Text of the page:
Things couldn’t be more different today. As latest labour market figures continue to show, unemployment is at its lowest level since 1975 and more people than ever are working. It’s true that the bargaining power of unions has been heavily shackled – strikes are at an all-time low, with Draconian management practices meaning workers are often frightened to act, but also, in the economy of the 21st century, the concept of ‘full employment’ as an indicator of social welfare is no longer useful.
In the post-war economy, full employment was generally conflated with male full-time employment, where it was assumed that having a job generated the income necessary to provide basic comforts and look after family members. Now, it’s predicted that the number of employees earning the Minimum Wage will double to more than 10% of the UK workforce by the end of this parliament. This has resulted in a new category of ‘working poor’, people in full time work who still qualify for benefits.
Secondly, the labour market doesn’t ‘tighten’ in the way it used to (by people leaving the dole queue and exchanging welfare benefits for a pay cheque). The new types of ‘24/7’work, though invariably poorly paid and insecure, allow opportunities for different types of people to temporarily enter the labour market. For example; there’s more part-time work for students and for those (generally women) with caring responsibilities. And of course, there have been huge supplies of additional labour (East European in particular, but not exclusively).
Thirdly, while most people may be able to get employment if they want to (though we should not ignore the much higher rates of unemployment in particular areas and amongst certain groups) it’s often not the job they want, doesn’t fit the qualifications they have or always give them the hours they want. So while unemployment may be low, the amount of ‘underemployment’ may be much higher. Of course, the supply of labour isn’t endless, and it may well be that market forces begin to push up wages. But economists now continually revise their expectations about NAIRU. It’s also the case that the ‘hollowing out’ of ‘middle jobs’ because of automation and AI is leading to creation of more low-skilled, low-paid workers, which trade unions find very difficult to represent or establish national conditions of employment. As well as restoring trade union rights and trade union power, it’s likely that a strong ‘Labour State’ would need other extensive powers. It could implement a new type of social contract where wages kept up with inflation and increases in productivity and rather than just raising the minimum wage and guaranteeing hours, it could also consider replacing the failing universal credit system with some form of Universal Basic Income for everybody.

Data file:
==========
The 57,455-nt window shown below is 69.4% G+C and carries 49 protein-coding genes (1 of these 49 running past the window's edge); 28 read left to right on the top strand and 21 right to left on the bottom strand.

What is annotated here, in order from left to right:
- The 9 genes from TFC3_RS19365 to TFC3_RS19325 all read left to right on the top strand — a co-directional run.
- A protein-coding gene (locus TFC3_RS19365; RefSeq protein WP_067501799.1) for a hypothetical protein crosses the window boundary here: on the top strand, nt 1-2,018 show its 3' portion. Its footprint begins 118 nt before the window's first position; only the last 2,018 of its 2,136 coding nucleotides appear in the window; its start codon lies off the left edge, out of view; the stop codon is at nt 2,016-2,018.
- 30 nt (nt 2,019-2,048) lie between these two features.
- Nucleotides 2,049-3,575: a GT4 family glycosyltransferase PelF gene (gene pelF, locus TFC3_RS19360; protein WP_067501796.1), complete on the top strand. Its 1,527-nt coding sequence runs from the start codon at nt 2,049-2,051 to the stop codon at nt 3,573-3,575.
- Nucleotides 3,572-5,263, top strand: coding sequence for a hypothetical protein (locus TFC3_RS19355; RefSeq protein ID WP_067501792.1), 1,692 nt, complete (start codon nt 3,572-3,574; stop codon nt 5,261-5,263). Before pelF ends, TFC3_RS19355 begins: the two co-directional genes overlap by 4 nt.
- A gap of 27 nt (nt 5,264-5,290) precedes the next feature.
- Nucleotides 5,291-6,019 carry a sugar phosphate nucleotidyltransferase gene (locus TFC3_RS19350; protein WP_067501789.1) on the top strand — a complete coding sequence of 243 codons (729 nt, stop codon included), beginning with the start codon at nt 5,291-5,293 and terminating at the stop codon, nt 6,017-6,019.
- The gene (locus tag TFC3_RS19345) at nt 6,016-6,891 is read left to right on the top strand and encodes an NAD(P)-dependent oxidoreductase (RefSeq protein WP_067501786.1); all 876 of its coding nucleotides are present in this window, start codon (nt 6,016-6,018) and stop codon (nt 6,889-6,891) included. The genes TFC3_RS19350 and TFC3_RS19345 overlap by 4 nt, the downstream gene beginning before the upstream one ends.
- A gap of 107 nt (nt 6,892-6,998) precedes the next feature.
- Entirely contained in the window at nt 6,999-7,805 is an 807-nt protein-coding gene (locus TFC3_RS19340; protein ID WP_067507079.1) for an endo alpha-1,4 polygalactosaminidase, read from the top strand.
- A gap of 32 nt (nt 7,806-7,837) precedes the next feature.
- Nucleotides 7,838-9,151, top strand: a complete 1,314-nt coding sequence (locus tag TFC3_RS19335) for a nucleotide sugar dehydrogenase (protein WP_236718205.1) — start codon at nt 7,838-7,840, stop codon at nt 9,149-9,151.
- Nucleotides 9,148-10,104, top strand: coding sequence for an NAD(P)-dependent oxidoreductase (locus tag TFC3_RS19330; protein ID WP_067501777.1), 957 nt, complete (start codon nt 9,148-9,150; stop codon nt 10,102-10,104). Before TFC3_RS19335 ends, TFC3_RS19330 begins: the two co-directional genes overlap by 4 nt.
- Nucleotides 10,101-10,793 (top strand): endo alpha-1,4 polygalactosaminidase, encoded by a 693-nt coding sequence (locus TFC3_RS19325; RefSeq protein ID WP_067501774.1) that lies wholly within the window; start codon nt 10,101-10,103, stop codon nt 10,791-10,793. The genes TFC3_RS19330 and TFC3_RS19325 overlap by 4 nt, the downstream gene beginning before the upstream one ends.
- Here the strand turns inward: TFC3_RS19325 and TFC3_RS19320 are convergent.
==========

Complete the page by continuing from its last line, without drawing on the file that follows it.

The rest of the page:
The number of apprenticeship starts has fallen again. Latest government figures show just 290, 500 starts for the nine-month period from last August. This compares with 440,300 for the same period a year ago. The Department for Education chart below illustrates the extent of the decline. It suggests that David Cameron’s target of 3 million new apprenticeships by the end of the decade, may now not be reached. The decline in starts has coincided with the implementation of the employer levy and opponents of this will want to draw their own conclusions.
Apprenticeship starts per quarter
Source DfE Apprenticeships and Trainee Release July2018
The levy has not been popular with many employers who rather than use it to recruit apprentices have written it off in their tax returns. There may well be issues with the way funds are collected, but the principle that employers should contribute towards national training programmes, remains a good one. It needs to be remembered also that it’s only large employers that contribute (those with a payroll of £3 million) and therefore only half of starts have been levy supported. Smaller employers have up to 90% of their training costs reimbursed by government funds. Also, new apprenticeship specifications, designed to improve ‘quality’ allow much greater flexibility over training providers .
But if the fall in apprenticeship starts is disappointing the types of schemes and age of apprentices continues to be much more worrying. Despite government pressure, almost half of all starts continue to be at intermediate (GCSE level). On a more positive note the number of Higher level apprenticeship starts continues to increase significantly, representing almost 1 in 4 of all starts – but equally significant, less than half of these are starts by under 25-year olds. Likewise only around a third of Advanced Level starts are by those under 19.